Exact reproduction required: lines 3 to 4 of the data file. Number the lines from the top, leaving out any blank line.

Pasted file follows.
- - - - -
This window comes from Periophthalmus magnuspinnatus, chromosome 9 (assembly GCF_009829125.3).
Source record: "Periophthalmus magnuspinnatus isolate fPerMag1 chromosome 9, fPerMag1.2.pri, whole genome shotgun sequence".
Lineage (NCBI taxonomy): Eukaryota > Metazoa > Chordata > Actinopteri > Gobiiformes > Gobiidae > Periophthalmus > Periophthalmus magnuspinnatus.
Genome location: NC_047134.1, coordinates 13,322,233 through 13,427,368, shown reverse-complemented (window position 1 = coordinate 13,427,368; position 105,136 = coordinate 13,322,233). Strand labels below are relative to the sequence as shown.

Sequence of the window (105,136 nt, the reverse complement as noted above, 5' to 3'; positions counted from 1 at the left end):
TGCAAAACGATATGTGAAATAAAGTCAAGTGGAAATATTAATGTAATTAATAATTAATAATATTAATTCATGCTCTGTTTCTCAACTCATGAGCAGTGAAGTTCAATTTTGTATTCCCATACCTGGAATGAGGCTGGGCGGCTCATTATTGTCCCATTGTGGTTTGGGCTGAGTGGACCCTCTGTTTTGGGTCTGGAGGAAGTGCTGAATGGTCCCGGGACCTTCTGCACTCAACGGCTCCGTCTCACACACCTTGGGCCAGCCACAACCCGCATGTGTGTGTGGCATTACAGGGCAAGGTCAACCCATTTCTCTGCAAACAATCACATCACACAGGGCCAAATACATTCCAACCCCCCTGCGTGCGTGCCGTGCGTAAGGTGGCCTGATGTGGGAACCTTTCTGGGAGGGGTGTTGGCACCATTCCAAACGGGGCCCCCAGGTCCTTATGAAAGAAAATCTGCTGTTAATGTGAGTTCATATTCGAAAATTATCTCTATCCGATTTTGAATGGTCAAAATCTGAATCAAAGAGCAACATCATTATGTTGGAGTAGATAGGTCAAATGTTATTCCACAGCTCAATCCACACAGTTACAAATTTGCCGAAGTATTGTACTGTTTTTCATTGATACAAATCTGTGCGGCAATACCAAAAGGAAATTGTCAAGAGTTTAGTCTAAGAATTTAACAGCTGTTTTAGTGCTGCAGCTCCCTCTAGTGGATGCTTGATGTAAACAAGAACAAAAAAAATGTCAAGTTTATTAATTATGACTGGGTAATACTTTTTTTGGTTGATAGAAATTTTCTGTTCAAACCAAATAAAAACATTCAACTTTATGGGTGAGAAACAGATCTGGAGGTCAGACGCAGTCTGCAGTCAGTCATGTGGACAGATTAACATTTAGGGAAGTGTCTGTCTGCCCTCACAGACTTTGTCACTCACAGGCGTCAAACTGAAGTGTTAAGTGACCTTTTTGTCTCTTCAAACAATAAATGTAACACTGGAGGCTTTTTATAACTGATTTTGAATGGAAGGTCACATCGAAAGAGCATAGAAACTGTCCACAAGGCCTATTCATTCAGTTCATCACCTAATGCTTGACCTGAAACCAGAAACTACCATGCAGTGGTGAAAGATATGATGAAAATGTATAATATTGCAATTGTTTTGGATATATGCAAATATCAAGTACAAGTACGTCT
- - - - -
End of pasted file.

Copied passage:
Lineage (NCBI taxonomy): Eukaryota > Metazoa > Chordata > Actinopteri > Gobiiformes > Gobiidae > Periophthalmus > Periophthalmus magnuspinnatus.
Genome location: NC_047134.1, coordinates 13,322,233 through 13,427,368, shown reverse-complemented (window position 1 = coordinate 13,427,368; position 105,136 = coordinate 13,322,233). Strand labels below are relative to the sequence as shown.